Before Andrew White III decided to leave Kansas, he wanted to meet with his teammates.
White had already sat down with Kansas coach Bill Self, and reality had been spelled out in the form of a roster filled with talented guards and wings.
White, a 6-foot-6 sophomore guard, was happy at Kansas. And Self was happy to keep White. But if he stayed, he risked another year stuck on the bench, his minutes limited by competition.
So after two years at Kansas, White told his teammates that he was leaving. Self announced White’s decision to transfer in a statement on Thursday evening, saying that White was hoping to find better opportunities elsewhere.
“We’re definitely disappointed about this, but also respect Andrew and the decision he’s made,” Self said, adding that he and White had talked about his role throughout the season and in postseason meetings.
“He had a very good spring and we talked again (Thursday),” Self added. “He feels it is in his, and his family’s, best interest to pursue some other opportunities.”
White, a native of Richmond, Va., was a top-50 recruit out of the Miller School in Charlottesville, Va. He averaged just five minutes per game during his freshman season, and when freshmen Andrew Wiggins and Wayne Selden Jr. arrived on campus this past season, his minutes were limited again.
White was a candidate to take a redshirt, but he started the season on the fringe of the rotation before being mostly relegated to the bench by conference play.
White would have faced another battle for playing time as junior. Selden is returning for his sophomore season, while KU is adding McDonald’s All-American Kelly Oubre on the wing. The Jayhawks also return Brannen Greene and Conner Frankamp in the backcourt rotation.
“I spoke with my family and the coaches several times throughout the spring and after the season ended, discussing what my expected role would be on the team,” White said. “Coach Self told me it would be questionable to break into the rotation.”
For Kansas, it’s the second roster defection in the last eight days. Junior point guard Naadir Tharpe announced his intentions to transfer closer to home last Thursday, one day before KU signed point guard Devonte’ Graham of Brewster Academy in Wolfeboro, N.H.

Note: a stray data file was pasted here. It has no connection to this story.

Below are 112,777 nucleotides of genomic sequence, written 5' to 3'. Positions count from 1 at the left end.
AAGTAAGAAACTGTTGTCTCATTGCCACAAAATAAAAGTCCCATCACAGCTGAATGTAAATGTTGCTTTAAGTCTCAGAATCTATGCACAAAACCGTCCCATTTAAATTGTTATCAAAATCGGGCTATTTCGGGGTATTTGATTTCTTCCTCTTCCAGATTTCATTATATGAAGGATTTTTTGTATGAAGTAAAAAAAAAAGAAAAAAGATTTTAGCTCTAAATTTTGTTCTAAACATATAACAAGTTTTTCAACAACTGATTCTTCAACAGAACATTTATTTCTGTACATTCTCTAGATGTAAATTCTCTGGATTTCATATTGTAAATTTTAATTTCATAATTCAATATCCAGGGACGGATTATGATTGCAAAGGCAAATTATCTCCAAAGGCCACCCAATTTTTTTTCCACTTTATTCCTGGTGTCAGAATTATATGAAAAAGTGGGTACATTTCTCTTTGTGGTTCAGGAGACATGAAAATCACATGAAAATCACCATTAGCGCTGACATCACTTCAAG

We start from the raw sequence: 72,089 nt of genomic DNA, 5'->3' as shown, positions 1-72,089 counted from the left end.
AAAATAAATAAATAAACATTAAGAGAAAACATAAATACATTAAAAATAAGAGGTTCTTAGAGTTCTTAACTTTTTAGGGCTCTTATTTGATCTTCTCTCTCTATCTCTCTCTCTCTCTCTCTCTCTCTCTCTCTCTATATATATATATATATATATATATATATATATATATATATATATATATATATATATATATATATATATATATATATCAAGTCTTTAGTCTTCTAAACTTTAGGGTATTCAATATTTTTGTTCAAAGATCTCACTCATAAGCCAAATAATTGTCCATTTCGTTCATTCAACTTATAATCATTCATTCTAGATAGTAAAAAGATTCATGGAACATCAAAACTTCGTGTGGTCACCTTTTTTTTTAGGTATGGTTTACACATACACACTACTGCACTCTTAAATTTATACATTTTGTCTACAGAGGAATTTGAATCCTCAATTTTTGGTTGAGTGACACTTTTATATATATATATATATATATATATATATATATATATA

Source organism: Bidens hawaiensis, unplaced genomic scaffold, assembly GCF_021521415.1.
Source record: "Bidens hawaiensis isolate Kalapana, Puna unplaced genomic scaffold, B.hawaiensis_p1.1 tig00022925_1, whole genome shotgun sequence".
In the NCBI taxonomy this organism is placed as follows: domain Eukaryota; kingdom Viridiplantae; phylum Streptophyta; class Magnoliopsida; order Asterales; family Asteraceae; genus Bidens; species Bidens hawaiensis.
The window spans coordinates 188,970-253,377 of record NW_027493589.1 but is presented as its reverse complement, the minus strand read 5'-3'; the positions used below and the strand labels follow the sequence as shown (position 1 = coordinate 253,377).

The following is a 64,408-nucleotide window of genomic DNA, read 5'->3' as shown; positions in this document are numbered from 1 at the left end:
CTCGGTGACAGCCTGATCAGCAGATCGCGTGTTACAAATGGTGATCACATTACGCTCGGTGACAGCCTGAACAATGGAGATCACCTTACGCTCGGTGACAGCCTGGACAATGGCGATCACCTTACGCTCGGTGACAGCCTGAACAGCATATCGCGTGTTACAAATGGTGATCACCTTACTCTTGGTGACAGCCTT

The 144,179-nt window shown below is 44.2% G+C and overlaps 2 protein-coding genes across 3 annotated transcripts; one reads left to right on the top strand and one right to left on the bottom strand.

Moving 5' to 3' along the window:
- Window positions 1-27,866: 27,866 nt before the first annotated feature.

Now KU suddenly has two open scholarships and a roster that looks close to complete heading into next season. Self has said that he’s not done recruiting, and Kansas could look to add a player in the ever-increasing transfer market.
Another intriguing option surfaced last month, when Ukrainian teenager Sviatoslav Mykhailiuk attended the Nike Hoop Summit in Portland, Ore., and revealed that he might be interested in playing college basketball in the United States. Mykhailiuk, who will turn 17 in June, is a 6-foot-6 wing and one of the top young prospects in Europe.
Information has been limited on his actual desire to play college basketball, but KU is reportedly among the schools that have inquired. Despite his young age, Mykhailiuk could apparently be eligible this coming fall after finishing high school in the Ukraine.
For now, though, the loss of White won’t likely have too much effect on the team in 2014-15.
“We respect everything about Andrew White,” Self said. “He’s been a great ambassador for our school. He’s a terrific student and terrific young man. He’s been nothing but positive.
“He will always be welcome in any capacity coming back to the University of Kansas because we think that highly of him.”
A month ago, at the KU team banquet, White made it clear that he wanted to stay in Lawrence. But after some discussions with his family, he decided a change could be for the best.
"My family and I decided it would be the best choice to move on and explore other school options,” White said. “I feel like every day I gave maximum effort and gave everything in my power to the program. I feel I made the best out of my situation.”